Periodic review, revision and subsequent implementation of the National Ambient Air Quality Standards for criteria air pollutants rely upon various types of scientific air quality, exposure, toxicological dose–response and epidemiological information. Exposure assessment has a pivotal role in the evaluation of concentration–effects relationships for air pollutants during both standard setting process and in the selection of optimal risk mitigation strategies. In the past, epidemiological studies of air pollution have traditionally relied upon surrogates of personal exposures, such as ambient concentration measurements from fixed-site monitors. However, these central site-based exposure surrogates may not adequately capture the spatial and temporal variability of ambient pollutant concentrations, or account for exposures in different microenvironments (for example, indoors and in-vehicle), where pollutant infiltration and proximity to local sources can substantially have an impact on total exposures to ambient pollution. The potential exposure misclassification resulting from using central site measurements may also influence the strength and significance of the inferences derived from ambient pollution epidemiological studies. The 11 research articles published in this issue of JESEE compare the performance of a variety of alternative exposure metrics developed for particulate matter and gaseous pollutants, in the context of their applications to existing epidemiological health databases. The majority of the research reported in this issue involved collaborations between the scientists from EPA and various academic, federal and state institutions (including Emory University, Rutgers University, Rochester University, North Carolina State University, Lawrence Berkeley National Laboratory, King’s College at London, New York State Department of Health, NIH and University of Florida).
Alternative exposure metrics were derived using a wide variety of approaches: central site or interpolated monitoring data; regional pollution levels based on measurements or air quality models; local scale air quality models; hybrid approaches that combine models; statistically blended modeling (that is, central-site monitoring data with satellite-based aerosol optical depth information); ambient concentrations adjusted by home infiltration rates; and population-based human exposure models. Health outcomes considered include daily respiratory hospital admissions in the New York City, daily hospital emergency department visits in Atlanta, daily myocardial infarctions across the state of New Jersey and acute exacerbation of COPD in Cleveland. The various metrics were compared in their ability to characterize the spatial and temporal variation in exposure to multiple ambient air pollutants across different study areas. These metrics were then used to compare and contrast the estimated associations between short-term average ambient air pollution and acute morbidity or mortality outcomes.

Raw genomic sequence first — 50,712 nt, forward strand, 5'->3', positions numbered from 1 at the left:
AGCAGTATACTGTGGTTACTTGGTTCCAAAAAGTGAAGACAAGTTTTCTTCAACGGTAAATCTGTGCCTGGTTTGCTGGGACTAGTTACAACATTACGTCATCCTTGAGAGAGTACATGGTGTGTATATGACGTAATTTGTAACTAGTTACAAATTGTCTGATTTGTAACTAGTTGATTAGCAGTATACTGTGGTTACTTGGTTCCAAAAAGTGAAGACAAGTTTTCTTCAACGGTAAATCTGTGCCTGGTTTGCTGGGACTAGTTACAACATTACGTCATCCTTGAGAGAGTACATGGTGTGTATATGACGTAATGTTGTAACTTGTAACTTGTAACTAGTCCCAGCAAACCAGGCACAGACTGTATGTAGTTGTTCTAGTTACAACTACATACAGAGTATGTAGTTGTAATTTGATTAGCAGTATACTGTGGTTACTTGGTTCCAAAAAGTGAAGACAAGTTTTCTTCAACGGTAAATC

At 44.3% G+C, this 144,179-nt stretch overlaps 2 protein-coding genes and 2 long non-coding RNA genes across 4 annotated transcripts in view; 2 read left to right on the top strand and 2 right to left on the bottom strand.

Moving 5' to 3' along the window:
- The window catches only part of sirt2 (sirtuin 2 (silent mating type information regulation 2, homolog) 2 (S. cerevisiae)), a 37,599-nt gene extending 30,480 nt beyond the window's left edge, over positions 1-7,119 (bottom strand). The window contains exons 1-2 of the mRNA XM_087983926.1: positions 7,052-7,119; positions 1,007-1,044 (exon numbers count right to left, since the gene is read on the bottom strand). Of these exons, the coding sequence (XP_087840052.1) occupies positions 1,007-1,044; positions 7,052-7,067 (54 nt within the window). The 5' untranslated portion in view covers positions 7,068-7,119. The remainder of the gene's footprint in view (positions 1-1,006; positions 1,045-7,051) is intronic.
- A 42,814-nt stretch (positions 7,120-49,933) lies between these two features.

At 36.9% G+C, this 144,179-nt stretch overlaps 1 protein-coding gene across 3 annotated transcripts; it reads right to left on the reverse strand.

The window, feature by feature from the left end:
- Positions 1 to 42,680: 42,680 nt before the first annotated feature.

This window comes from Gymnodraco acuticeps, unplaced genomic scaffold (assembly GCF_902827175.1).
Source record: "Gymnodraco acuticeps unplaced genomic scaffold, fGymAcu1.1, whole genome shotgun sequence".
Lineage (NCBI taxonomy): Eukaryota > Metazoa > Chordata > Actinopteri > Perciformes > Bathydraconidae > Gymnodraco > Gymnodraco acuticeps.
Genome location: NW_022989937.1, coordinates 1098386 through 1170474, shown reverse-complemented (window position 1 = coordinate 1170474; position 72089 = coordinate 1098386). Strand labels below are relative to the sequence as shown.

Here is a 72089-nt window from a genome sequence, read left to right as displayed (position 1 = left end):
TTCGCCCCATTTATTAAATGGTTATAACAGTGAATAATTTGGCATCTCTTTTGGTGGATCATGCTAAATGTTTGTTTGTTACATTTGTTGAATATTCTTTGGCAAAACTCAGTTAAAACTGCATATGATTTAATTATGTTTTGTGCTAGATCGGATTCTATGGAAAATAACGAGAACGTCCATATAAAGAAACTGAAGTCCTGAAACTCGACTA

Overall, results show that when compared with the use of central-site monitoring data, the enhanced spatial resolution in air quality or exposure predictions can sometimes influence pollutant-specific health effect estimates. The utility of these enhanced exposure assessment approaches depends on the influence of infiltration and human activity patterns on the pollutant concentrations, the spatial and temporal patterns of the pollutants of interest, and the form of the epidemiological study design chosen (for example, time-series or cross-sectional designs). For future individual or multipollutant air pollution exposure and health effects investigations, researchers recommend the development of pollutant-specific infiltration data (including for PM species), improved characterization of human time-activity patterns and refined prediction methods for exposures to local sources. We also encourage the broader use of alternative exposure metrics in future epidemiological studies of both short- and long-term effects of air pollution. However, we recognize that taking such a systematic approach to producing enhanced exposure estimates for health effects studies can be challenging. Nevertheless, to produce more reliable or relevant results for research and regulatory use will require a strong and sustained collaboration between the exposure scientists and epidemiologists, starting from the planning phase. With recent advances in the field of both exposure sciences and epidemiological analysis, we see great opportunities ahead for building on these successful multidisciplinary interactions.
We are grateful to Dr. Kathie Dionisio (EPA/NERL) for her important logistical support to the guest editors and to the authors. We also thank the researchers who contributed to this special issue and to the JESEE Editorial Board for their support and guidance during the production of this issue. Finally, we are grateful to Dr. Morton Lippmann, the Editor-In-Chief of JESEE, for encouraging us to pursue this important topic, dealing with evaluation and application of alternative air pollution exposure metrics in air pollution epidemiology studies.
The authors declare no conflict of interest.
Although this work was reviewed by EPA and approved for publications, it may not necessarily reflect official Agency policy.
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Özkaynak, H., Baxter, L. & Burke, J. Evaluation and application of alternative air pollution exposure metrics in air pollution epidemiology studies. J Expo Sci Environ Epidemiol 23, 565 (2013). https://doi.org/10.1038/jes.2013.50
International Journal of Health Geographics (2018)